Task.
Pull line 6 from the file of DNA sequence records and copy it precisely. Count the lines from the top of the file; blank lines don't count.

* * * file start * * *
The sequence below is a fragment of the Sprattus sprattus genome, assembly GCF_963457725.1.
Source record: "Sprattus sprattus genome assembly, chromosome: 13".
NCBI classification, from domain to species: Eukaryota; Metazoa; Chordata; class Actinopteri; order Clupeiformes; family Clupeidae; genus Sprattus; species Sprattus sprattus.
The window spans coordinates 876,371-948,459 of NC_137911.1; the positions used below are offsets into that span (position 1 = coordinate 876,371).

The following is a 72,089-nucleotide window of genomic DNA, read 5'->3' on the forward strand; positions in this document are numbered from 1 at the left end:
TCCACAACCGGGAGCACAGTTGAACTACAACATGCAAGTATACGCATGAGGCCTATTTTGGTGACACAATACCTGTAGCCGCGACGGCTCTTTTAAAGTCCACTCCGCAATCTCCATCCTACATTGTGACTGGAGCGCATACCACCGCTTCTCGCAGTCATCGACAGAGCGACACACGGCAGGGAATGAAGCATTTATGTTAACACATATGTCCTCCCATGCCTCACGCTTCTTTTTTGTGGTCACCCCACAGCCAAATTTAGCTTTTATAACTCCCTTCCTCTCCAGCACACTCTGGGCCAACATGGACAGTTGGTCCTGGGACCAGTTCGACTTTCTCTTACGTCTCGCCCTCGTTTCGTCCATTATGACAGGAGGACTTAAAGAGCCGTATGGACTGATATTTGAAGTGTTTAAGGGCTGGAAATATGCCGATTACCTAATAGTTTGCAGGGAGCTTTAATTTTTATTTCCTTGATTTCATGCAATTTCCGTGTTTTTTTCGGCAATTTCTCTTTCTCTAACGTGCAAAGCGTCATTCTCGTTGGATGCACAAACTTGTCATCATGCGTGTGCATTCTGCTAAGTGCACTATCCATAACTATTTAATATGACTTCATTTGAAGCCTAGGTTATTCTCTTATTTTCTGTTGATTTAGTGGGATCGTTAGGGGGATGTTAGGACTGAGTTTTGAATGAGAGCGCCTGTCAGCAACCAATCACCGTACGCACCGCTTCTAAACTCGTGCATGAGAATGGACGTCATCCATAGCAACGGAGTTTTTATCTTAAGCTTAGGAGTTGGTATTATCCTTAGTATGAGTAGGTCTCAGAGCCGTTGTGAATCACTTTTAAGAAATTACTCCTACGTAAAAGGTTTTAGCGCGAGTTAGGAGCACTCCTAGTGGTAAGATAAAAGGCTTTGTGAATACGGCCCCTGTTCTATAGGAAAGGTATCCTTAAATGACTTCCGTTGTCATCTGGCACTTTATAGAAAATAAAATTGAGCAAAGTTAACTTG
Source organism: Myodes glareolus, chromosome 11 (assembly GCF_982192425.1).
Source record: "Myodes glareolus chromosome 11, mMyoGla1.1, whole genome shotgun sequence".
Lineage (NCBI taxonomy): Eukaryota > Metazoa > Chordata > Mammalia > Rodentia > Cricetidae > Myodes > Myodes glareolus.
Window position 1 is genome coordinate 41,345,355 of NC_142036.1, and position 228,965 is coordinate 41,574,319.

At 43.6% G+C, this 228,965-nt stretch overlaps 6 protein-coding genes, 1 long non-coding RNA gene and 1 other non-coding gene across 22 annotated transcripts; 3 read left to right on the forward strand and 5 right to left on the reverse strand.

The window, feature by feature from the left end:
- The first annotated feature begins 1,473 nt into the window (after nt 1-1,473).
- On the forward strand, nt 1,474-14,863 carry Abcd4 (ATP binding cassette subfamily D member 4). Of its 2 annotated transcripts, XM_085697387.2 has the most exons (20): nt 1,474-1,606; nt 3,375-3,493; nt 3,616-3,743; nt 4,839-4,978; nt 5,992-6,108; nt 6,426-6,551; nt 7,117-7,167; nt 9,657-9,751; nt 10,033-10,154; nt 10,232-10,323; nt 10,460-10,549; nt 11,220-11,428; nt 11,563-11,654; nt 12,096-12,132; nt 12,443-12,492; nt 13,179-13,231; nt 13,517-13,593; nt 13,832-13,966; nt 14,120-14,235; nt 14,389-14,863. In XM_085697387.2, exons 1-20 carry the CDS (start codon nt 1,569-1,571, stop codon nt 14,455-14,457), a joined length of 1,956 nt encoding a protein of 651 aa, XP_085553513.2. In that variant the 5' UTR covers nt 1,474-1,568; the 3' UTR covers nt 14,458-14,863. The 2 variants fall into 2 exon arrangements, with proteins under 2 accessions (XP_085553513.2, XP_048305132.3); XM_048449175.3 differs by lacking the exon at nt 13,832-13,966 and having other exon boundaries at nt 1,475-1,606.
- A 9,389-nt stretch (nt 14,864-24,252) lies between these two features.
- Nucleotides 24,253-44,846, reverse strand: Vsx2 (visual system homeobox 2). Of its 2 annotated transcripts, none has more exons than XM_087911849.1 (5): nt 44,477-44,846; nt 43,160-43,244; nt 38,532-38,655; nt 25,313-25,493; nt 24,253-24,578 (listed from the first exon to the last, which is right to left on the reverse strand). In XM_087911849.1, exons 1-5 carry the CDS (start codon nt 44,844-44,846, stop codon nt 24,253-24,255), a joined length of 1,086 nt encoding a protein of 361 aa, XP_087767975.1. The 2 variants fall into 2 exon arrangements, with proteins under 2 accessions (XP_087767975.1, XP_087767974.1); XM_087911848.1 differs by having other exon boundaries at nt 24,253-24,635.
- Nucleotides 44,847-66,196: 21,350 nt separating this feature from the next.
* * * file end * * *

TCCACAACCGGGAGCACAGTTGAACTACAACATGCAAGTATACGCATGAGGCCTATTTTGGTGACACAATACCTGTAGCCGCGACGGCTCTTTTAAAGTCCACTCCGCAATCTCCATCCTACATTGTGACTGGAGCGCATACCACCGCTTCTCGCAGTCATCGACAGAGCGACACACGGCAGGGAATGAAGCATTTATGTTAACACATATGTCCTCCCATGCCTCACGCTTCTTTTTTGTGGTCACCCCACAGCCAAATTTAGCTTTTATAACTCCCTTCCTCTCCAGCACACTCTGGGCCAACATGGACAGTTGGTCCTGGGACCAGTTCGACTTTCTCTTACGTCTCGCCCTCGTTTCGTCCATTATGACAGGAGGACTTAAAGAGCCGTATGGACTGATATTTGAAGTGTTTAAGGGCTGGAAATATGCCGATTACCTAATAGTTTGCAGGGAGCTTTAATTTTTATTTCCTTGATTTCATGCAATTTCCGTGTTTTTTTCGGCAATTTCTCTTTCTCTAACGTGCAAAGCGTCATTCTCGTTGGATGCACAAACTTGTCATCATGCGTGTGCATTCTGCTAAGTGCACTATCCATAACTATTTAATATGACTTCATTTGAAGCCTAGGTTATTCTCTTATTTTCTGTTGATTTAGTGGGATCGTTAGGGGGATGTTAGGACTGAGTTTTGAATGAGAGCGCCTGTCAGCAACCAATCACCGTACGCACCGCTTCTAAACTCGTGCATGAGAATGGACGTCATCCATAGCAACGGAGTTTTTATCTTAAGCTTAGGAGTTGGTATTATCCTTAGTATGAGTAGGTCTCAGAGCCGTTGTGAATCACTTTTAAGAAATTACTCCTACGTAAAAGGTTTTAGCGCGAGTTAGGAGCACTCCTAGTGGTAAGATAAAAGGCTTTGTGAATACGGCCCCTGTTCTATAGGAAAGGTATCCTTAAATGACTTCCGTTGTCATCTGGCACTTTATAGAAAATAAAATTGAGCAAAGTTAACTTG